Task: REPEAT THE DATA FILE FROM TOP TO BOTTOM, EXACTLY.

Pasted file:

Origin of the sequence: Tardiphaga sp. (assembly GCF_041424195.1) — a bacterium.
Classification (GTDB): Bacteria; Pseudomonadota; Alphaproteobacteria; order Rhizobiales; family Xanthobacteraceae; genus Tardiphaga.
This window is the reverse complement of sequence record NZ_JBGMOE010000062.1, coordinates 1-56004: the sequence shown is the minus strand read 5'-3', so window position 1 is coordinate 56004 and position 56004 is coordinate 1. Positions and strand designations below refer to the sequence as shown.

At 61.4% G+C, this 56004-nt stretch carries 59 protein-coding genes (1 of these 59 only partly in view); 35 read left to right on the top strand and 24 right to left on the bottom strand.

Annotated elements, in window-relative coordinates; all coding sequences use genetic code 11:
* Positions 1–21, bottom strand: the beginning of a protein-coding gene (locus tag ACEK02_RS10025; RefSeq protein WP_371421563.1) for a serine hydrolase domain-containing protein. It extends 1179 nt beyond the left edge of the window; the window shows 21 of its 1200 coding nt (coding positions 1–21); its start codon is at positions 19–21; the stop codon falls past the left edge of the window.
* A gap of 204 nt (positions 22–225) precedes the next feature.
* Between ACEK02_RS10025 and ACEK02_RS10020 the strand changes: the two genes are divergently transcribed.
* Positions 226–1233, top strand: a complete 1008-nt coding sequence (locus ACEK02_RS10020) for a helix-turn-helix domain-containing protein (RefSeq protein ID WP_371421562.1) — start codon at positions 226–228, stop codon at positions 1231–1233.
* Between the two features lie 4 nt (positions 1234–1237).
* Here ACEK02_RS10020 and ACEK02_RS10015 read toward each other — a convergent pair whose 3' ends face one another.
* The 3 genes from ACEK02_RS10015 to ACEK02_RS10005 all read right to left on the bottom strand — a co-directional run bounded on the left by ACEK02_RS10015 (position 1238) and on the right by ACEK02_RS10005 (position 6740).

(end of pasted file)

Origin of the sequence: Tardiphaga sp. (assembly GCF_041424195.1) — a bacterium.
Classification (GTDB): Bacteria; Pseudomonadota; Alphaproteobacteria; order Rhizobiales; family Xanthobacteraceae; genus Tardiphaga.
This window is the reverse complement of sequence record NZ_JBGMOE010000062.1, coordinates 1-56004: the sequence shown is the minus strand read 5'-3', so window position 1 is coordinate 56004 and position 56004 is coordinate 1. Positions and strand designations below refer to the sequence as shown.

At 61.4% G+C, this 56004-nt stretch carries 59 protein-coding genes (1 of these 59 only partly in view); 35 read left to right on the top strand and 24 right to left on the bottom strand.

Annotated elements, in window-relative coordinates; all coding sequences use genetic code 11:
* Positions 1–21, bottom strand: the beginning of a protein-coding gene (locus tag ACEK02_RS10025; RefSeq protein WP_371421563.1) for a serine hydrolase domain-containing protein. It extends 1179 nt beyond the left edge of the window; the window shows 21 of its 1200 coding nt (coding positions 1–21); its start codon is at positions 19–21; the stop codon falls past the left edge of the window.
* A gap of 204 nt (positions 22–225) precedes the next feature.
* Between ACEK02_RS10025 and ACEK02_RS10020 the strand changes: the two genes are divergently transcribed.
* Positions 226–1233, top strand: a complete 1008-nt coding sequence (locus ACEK02_RS10020) for a helix-turn-helix domain-containing protein (RefSeq protein ID WP_371421562.1) — start codon at positions 226–228, stop codon at positions 1231–1233.
* Between the two features lie 4 nt (positions 1234–1237).
* Here ACEK02_RS10020 and ACEK02_RS10015 read toward each other — a convergent pair whose 3' ends face one another.
* The 3 genes from ACEK02_RS10015 to ACEK02_RS10005 all read right to left on the bottom strand — a co-directional run bounded on the left by ACEK02_RS10015 (position 1238) and on the right by ACEK02_RS10005 (position 6740).